# LIBERTY SQUARE /// Occupy Gezi: The Reason why Politicians are so Afraid of the Bodies
For the last five days, the small park of Gezi near Taksim square in Istanbul has been occupied by dozens of thousands of people protesting, at first, against the urban project in development for this site that involves a shopping mall. Such a project that transforms a public space into an instrument of capitalism is part of a long series of others that has been changing Istanbul’s urban landscape and politics in the last decade. Very quickly however, the protest generalized itself and reached other cities of Turkey (Ankara, Izmir and more) in an attempt to globally constitute a strong resistance against the conservative and religious Turkish government and its Prime Minister, Recep Tayyip Erdoğan. The latter used to be Istanbul’s mayor and still has strong interests in its development. The police violently attacked the protesters, injuring severely some of them, but reinforcing the movement’s determination and legitimacy.
It is interesting to observe that such a news has been spread out much rapidly on the international level than on the national one since the Turkish Press – just like the American one, including the New York Times, at the beginning of the Occupy movement – did not communicate about this information in a clear submission to the political status quo. In New York, hundreds of occupiers went back on Zuccotti Park to show their international solidarity with the Turkish movement of the same name.
For the last two years, many “professional politicians” in power learned what it is to be afraid of the multitude. All answered with brutality (from Cairo to Santiago, via Benghazi, Damascus, Athens, Montreal, New York and many more), some stepped down, some kept their status, some others are still ordering massacres against their own people but all of them seems to have feared the power of the crowds, gathered by their common will to resist against totalitarianism and capitalism. Something needs to be understood here: despite all the media attempts to “surf” on these political waves with a common approach of the use of social media as a new form of political act – to a certain extent, it is not completely wrong – the thing that veritably choked the status quo is the gathering of bodies in the public space. Of course, some gathering of bodies are less political than others – sport events related ones for example – and therefore, there needs to be a certain performativity involved in this process; however, there is something inherently political in this act of forming a group of bodies in the public realms. As I have been writing often, especially to exclaim the sense of this notion of occupying, our body can only be at one place at a time and, because of its materiality, no other body can be at the very same place at the same time. This involves a certain necessity as our body is always spatialized but, at the very same time, it also involves the radical choice for this space at the exclusion of every other in the world. At each moment of our life, we have therefore to re-accomplish the necessary yet radical choice of the localization of our body. When thousands of bodies choose to be localized together in the streets or on a square, in such a way that they are not participating to the economy and might even have to confront the physical violent encounter with the various forces of suppression, rather than choosing the comfort of the private realms, a strong political gesture is being created.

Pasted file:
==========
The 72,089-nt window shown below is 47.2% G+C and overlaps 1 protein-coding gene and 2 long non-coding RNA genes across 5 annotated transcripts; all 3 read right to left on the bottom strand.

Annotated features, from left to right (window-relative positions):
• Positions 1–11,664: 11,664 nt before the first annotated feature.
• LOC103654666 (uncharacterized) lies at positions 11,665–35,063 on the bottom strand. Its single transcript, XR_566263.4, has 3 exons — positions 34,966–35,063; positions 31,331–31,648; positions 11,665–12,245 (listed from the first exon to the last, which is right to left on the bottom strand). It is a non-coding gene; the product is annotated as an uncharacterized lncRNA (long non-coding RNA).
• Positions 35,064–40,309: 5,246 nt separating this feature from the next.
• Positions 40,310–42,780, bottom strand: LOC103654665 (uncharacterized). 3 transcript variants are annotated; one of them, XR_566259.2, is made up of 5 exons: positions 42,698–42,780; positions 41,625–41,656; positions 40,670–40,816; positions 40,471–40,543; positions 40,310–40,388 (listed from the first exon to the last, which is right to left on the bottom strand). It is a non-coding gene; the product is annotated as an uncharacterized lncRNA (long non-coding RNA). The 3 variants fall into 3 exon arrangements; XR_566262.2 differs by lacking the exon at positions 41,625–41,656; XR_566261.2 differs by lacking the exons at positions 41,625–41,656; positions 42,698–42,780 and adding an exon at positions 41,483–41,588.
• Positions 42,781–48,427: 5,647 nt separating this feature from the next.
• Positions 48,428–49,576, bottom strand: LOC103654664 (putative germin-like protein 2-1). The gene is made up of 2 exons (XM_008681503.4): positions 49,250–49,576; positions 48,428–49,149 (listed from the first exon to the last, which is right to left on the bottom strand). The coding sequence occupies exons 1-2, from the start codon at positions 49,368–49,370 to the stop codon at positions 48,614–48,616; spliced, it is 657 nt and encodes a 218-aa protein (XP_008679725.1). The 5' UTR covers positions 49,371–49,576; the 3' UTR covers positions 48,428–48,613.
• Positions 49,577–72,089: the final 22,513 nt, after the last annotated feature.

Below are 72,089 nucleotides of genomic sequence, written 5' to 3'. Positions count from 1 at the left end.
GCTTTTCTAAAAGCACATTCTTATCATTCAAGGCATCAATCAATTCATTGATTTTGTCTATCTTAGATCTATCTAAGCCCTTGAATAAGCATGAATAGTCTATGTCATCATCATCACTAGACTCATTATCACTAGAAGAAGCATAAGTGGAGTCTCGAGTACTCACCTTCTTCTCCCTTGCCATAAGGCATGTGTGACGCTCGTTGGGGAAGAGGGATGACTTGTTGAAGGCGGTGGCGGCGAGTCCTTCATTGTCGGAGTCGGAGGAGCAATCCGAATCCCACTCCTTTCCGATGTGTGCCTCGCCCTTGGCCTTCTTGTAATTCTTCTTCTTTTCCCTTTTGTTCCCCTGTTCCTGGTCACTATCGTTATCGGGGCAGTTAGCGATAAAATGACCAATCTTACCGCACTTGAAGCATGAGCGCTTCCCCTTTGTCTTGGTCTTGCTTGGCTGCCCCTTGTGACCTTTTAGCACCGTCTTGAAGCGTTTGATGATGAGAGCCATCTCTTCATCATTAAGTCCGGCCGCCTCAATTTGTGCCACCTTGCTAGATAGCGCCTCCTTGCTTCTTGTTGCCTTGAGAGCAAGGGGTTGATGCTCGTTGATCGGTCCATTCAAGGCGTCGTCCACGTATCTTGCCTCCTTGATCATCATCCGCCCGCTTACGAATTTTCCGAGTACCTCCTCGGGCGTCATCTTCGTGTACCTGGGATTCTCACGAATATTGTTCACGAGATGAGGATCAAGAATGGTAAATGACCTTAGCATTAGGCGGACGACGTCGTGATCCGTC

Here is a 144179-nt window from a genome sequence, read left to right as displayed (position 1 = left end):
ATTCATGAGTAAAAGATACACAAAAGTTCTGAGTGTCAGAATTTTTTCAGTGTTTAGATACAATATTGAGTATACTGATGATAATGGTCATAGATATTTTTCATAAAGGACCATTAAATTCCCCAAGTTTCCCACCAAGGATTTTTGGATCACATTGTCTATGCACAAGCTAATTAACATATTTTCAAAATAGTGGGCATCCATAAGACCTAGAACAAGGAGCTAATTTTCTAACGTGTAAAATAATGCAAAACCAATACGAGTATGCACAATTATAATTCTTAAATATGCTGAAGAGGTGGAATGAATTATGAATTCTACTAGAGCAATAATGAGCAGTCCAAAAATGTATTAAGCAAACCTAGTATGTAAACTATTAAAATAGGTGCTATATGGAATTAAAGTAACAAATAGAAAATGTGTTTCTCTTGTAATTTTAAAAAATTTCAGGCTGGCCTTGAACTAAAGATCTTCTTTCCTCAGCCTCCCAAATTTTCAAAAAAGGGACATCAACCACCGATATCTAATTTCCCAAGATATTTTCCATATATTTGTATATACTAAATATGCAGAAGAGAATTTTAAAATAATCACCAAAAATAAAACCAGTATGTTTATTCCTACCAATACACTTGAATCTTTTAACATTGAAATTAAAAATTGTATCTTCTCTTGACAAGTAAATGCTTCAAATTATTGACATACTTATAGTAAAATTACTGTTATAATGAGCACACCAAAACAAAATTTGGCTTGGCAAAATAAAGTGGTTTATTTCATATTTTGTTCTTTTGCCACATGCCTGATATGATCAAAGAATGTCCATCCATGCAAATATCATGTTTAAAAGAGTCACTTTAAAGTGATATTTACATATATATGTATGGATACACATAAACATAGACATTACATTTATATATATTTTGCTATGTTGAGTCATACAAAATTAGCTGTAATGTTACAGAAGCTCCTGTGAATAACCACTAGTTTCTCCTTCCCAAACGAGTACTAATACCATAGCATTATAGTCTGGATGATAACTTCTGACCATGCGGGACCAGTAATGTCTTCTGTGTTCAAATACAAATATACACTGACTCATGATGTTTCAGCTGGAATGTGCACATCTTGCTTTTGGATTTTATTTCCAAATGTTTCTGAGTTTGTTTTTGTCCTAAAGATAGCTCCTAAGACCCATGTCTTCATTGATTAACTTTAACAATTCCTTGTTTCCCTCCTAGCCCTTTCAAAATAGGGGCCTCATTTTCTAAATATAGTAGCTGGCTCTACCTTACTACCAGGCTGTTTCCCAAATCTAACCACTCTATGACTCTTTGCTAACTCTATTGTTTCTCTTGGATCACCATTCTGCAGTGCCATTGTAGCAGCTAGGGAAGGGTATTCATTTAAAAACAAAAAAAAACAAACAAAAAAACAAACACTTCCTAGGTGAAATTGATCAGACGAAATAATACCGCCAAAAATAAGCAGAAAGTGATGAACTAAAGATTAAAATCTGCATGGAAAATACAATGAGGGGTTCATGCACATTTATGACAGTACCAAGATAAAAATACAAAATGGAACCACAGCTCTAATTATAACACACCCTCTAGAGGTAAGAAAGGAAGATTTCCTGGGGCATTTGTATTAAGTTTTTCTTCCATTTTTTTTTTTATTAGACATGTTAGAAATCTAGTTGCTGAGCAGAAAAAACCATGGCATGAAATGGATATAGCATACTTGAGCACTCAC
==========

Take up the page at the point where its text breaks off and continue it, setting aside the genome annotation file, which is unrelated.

It would be too easy to necessarily applaud any political gesture of this kind. The recent numerous demonstrations of catholic extremists and other movement of right wing activists in France against the legislation authorizing gay marriage – now in vigor – prove it well. In this latter case, the bodies that were demonstrating were the bodies representing the norm: white Christians heterosexuals. The latter do not really suffer from the way society is organized as they constitute the bodies that society considers to organize itself. The streets of Istanbul, on the other hand, are filled by people whose bodies are getting more and more constrained by the conservative religious dominant ideology – by dominant, I don’t imply as much a question of majority than one of relationships of power.
As always, architecture is not innocent here. The fact is that these bodies are gathering in the public realms, but more precisely, outside, in the streets, on the squares, in the parks. Architecture through its internality always has a limitation of the amount of bodies it can host (the maximum occupancy as the urban code defines it); the outdoor world does not really. Choosing for our body to be outside is to potentially contribute to a crowd that theoretically won’t be limited in its number by physical borders, hence the fear of politicians to see the movement spreading. Architecture is inherently participating to the striation of space, nevertheless, it can attempt to create a substantial porosity between the space it contains and the public one that surrounds it, in such a way that the political bodies can appropriate it.
For an excellent reflective digest about Occupy Gezi and these last five days in Istanbul, read this article on Jadaliyya.